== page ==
Before this week, we knew a thing or two about fire. We’ve lived in the west for more than twenty years. We’d felt the hot breath of the Santa Ana winds, predictably whipping through our section of California in autumn, the devil winds that added a sixth season to the calendar: Fall, Winter, Spring, Summer, Fiesta, and Fire. Some years the dry downslope wind was just a sand blasting hurricane, tearing leaves from trees and trees from their roots. A mess and scary. In the Sierras, a Santa Anna roared through Mammoth at more than 175 miles per hour. As the region experienced year after year of drought or near-drought and the temperatures rose to hellish extremes, the winds were almost certain to fan flames, as they did in the terrible Camp Fire in northern California, just below our new home in southern Oregon.
And, I’d long been transfixed by reporter Timothy Egan’s account of the Big Burn, also known as the Devil’s Broom and the Big Blow Up, a conflagration that torched more than a million acres in Montana, Idaho, Washington,and British Columbia. That fire in 1910 played a significant part in the development of the US Forest Service and the National Park System. I even used the book in a class offered through our local university, inviting regional experts on wildfire to add perspective to our conversations.
All of this was very interesting and of absolutely no use when a hot dry wind swept through our valley overnight, leaving debris widely scattered, and carrying a wall of fire lashed by the winds, gorging on dust-dry vegetation, creating its own microclimate and pushing wind speed to even greater extremes up the Greenway, an overgrown trail running through Ashland, Talent, Phoenix, and Medford, .
We irrigate our pasture and dog agility field on Tuesdays, dragging pods to every corner the hoses can reach, hoping to keep the fields alive. I’d been messing with hoses, picking up tree limbs scattered during the night, and trying to get ahead of the plums and pears falling untended from the few fruit bearing trees on our property when the air around us changed. We’d been working in the heat every day for weeks, but had never felt everything but heat drop away. The sky in three directions was deeper than blue, a cerulean blanket so thick that it seemed artificial. On the eastern side, grey and black plumes of smoke stood still for moments then bowed and sprang like the ubiquitous inflatable man, growing fatter, and taller. The air grew heavier still, and we heard the thrum of fire in full flight, followed by a hollow boom that came as flame found the 76 Gas Station about two miles from our home.
It was in the next ten minutes that everything I thought I knew about living with fire proved to be wishful thinking, a pleasant but absurd fantasy. We shoved the dogs in the car, grabbed leashes and kibble, whatever clothing was immediately at hand, razor, deodorant, toothbrushes, and with perhaps two minutes to spare, grabbed the computers, the case of important documents, a few photos from the wall, one photo album, and my Martin New Yorker parlor guitar.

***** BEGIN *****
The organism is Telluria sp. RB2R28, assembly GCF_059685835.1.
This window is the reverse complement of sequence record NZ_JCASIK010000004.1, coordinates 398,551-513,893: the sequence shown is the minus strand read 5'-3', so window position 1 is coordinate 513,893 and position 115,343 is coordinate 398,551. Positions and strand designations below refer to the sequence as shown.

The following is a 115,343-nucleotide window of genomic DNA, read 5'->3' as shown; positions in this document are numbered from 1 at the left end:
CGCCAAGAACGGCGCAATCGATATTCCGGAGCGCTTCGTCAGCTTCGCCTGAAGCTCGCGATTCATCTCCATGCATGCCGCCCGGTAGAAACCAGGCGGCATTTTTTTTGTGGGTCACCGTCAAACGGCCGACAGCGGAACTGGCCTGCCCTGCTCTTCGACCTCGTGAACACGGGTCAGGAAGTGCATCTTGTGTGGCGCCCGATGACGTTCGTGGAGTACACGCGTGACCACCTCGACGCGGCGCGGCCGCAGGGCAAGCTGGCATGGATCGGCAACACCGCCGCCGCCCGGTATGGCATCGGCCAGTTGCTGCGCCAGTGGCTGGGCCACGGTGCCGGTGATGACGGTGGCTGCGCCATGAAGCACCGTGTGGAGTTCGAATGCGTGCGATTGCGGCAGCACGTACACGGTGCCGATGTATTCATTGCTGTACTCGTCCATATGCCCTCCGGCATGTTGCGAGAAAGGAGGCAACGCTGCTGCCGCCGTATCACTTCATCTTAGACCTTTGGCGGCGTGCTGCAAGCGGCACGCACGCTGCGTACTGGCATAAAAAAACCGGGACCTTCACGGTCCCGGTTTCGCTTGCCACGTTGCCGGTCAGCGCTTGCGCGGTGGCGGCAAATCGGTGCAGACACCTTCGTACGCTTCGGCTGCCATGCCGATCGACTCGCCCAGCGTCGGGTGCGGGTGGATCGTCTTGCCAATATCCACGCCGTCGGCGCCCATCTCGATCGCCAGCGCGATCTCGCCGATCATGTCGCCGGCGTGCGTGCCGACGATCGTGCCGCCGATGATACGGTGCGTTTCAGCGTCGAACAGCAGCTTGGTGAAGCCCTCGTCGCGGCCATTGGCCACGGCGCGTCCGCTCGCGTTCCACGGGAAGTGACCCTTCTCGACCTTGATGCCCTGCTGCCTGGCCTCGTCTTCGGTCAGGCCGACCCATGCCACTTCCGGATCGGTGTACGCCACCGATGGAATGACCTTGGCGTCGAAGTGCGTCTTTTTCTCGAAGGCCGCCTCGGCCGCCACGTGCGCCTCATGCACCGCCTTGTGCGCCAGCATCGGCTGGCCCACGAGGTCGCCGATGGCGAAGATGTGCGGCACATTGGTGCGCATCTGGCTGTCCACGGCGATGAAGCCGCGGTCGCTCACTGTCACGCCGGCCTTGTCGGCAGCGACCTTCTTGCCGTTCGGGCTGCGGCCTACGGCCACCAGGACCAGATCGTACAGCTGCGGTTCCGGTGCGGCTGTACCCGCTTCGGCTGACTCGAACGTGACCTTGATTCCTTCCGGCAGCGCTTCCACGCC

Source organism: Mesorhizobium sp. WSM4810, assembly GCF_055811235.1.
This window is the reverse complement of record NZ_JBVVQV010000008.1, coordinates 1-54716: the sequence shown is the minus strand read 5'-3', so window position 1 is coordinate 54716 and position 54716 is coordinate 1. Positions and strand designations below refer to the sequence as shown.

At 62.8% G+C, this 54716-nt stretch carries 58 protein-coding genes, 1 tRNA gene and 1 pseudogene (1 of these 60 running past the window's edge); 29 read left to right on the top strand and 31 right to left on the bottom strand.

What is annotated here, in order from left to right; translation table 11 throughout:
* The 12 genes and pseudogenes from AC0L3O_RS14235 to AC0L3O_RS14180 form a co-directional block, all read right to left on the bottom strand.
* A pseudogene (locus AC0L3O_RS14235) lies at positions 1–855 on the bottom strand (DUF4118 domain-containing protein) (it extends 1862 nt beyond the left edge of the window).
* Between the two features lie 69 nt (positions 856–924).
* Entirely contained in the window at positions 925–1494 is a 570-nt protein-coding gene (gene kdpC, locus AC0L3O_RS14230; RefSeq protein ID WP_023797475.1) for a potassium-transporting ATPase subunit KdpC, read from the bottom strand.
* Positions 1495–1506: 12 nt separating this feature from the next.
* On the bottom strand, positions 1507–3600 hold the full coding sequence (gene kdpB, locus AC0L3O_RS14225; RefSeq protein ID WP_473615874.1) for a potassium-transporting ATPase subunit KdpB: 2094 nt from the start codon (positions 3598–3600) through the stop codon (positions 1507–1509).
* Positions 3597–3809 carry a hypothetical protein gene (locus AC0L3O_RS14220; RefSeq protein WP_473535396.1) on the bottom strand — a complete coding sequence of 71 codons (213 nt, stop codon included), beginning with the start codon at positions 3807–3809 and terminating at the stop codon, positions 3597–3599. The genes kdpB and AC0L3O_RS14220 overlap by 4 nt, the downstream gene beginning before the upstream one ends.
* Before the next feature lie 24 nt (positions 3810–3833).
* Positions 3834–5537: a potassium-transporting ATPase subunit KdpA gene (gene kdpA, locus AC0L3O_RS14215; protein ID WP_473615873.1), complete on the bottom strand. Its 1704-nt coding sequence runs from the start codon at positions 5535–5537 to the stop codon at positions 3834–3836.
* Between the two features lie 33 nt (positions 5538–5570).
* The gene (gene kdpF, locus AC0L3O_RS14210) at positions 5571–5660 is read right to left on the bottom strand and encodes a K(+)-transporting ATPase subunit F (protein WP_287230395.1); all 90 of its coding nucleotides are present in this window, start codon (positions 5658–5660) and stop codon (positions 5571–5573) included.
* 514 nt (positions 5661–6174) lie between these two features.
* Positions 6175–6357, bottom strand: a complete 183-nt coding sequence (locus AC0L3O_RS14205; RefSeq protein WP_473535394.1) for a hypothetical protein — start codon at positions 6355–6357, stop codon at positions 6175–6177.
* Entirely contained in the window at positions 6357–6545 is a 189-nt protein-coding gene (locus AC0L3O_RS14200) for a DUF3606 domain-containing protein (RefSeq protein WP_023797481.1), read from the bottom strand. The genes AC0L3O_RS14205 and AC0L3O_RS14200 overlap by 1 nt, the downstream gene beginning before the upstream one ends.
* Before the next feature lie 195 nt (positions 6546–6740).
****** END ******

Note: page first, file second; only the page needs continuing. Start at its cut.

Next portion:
I stood in the middle of the living room surrounded by things I treasured, many of which were connected to people I love. No time to say goodbye or thanks. No time for regret.
I don’t know why I thought fire would announce itself, give fair warning, and take its time moving through a valley. It doesn’t and it didn’t. I don’t know why I thought we were ahead of schedule in leaving before evacuation warnings had been delivered. Within minutes of leaving our driveway, we were in bumper-to-bumper traffic facing bumper-to-bumper traffic heading the other way. Had we waited even five minutes longer, many of the roads away from the fire would have been closed or blocked.
The Egan book is terrific, and the account of the fire of 1910 is told with immediacy and power. In teaching an adult-ed class, using the book as the primary text, we talked about fire as an essential and natural part of the environment in the west. We townspeople argued that it had been folly to encourage incursion and extensive buiding into the wilderness in which fire was bound to occur. Million acre fires happen in forests.
As I write this piece, more than a million acres in Oregon have burned, and fire still rages across the state. Our home is safe, so far, and we were able to evacuate without injury. We are among the 500,000 people who have been evacuated in the last week, many of whom were barely getting by and now have lost what little they had.
In the three minutes since I began the last paragraph, we have been advised that the fire has changed course. We thought we were moving on to clean-up and restoration.
We thought we knew something about fire.